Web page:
“For all the reporting out of Egypt, something so small as going to these meetings,” between diametrically opposed factions that are trying to find common ground, “you can get a sense about the excitement of, ‘We’re going to make a country. What are going to be? Let’s figure it out,’ in a way that is so easy to relate to,” said Glass. “And you kind of notice that in the other coverage, but I don’t think you necessarily feel it as strongly as if you get into the details. Radio is just peculiarly good at that.”
After speaking for a little over 90 minutes, Glass took a handful of questions from the crowd, including one about the show’s music selection.
“A lot of the times, what we’re looking for is music that has a forward motion to it - that isn’t saying much more than, I’m moving forward,” said Glass. “ A lot of the music we use is from motion picture soundtracks, because the music is designed to be spoken over.”
Another audience member asked about Mike Daisey - who fabricated details in a TAL story about a Chinese factory, Foxconn, that produces Apple products - and the fallout behind-the-scenes at TAL, which retracted the original piece.
“Now, everything we do, we work with professional fact checkers,” said Glass. “ And we will not let this happen again. You don’t feel good if your job is to tell the truth to millions of people, and then you learn that you’ve lied. I didn’t blame Mike Daysie. People lie to reporters all the time, and it would be nice if they didn’t lie, but it’s our job to catch it.”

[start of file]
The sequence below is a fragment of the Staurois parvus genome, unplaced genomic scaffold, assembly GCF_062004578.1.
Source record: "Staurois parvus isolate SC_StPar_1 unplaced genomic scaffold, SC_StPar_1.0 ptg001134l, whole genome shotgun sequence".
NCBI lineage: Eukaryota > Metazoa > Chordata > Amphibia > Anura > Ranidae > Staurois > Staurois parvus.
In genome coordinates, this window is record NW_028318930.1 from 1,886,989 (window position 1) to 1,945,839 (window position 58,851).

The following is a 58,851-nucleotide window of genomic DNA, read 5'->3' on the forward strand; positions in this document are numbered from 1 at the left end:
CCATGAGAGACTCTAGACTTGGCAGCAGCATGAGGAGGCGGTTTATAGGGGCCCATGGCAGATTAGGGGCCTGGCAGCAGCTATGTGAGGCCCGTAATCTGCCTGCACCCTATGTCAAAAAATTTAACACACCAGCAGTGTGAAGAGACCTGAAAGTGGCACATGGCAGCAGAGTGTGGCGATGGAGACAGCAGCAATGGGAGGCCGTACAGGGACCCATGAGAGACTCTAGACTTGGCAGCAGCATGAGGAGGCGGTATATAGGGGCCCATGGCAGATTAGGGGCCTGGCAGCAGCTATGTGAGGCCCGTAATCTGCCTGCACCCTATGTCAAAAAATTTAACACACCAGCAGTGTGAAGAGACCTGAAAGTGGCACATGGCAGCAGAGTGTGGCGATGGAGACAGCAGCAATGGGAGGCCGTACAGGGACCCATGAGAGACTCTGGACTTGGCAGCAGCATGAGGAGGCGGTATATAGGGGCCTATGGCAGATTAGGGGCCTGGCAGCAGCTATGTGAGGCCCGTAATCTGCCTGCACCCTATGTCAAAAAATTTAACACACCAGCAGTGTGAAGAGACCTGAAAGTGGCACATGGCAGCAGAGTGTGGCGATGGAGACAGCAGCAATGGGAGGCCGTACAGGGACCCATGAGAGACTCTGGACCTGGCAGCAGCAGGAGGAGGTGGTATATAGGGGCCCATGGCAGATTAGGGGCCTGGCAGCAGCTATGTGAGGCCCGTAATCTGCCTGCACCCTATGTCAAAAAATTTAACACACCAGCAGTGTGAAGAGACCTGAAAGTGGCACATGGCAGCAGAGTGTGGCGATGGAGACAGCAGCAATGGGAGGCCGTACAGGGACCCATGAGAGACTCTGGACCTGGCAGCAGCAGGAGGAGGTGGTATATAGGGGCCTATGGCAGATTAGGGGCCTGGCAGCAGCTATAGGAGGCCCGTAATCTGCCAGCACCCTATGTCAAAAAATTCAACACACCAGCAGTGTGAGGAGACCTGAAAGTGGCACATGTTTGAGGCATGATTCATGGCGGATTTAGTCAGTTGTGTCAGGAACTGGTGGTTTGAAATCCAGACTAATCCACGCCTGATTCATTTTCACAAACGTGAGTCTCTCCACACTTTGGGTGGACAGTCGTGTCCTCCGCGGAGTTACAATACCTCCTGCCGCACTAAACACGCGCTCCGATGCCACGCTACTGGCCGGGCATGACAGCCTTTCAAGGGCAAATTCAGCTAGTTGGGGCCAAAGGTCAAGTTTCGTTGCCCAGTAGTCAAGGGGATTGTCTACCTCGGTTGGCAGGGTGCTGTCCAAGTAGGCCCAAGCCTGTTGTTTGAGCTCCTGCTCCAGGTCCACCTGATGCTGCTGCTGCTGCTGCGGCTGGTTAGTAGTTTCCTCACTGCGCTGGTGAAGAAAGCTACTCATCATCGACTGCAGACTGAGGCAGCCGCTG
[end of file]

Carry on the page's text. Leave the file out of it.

Among those in the audience was Allegan’s Tim Kooy, 18, who, as a finalist in Michigan Radio’s “One Minute Michigan” story writing contest, won tickets to Saturday night’s event and had his entry read by Glass on stage during the show.
“I loved it,” said Kooy. “ It’s kind of cool that I remained anonymous, and nobody (in the crowd) knew who I was.”
Kooy learned about the contest from his English teacher. “She actually called me three times, trying to get a hold of me,” said Kooy, who will attend Grand Valley State University in the fall. “ Once I learned I was getting tickets to (the show), I kind of caught up on (‘This American Life’), and now I really enjoy it.”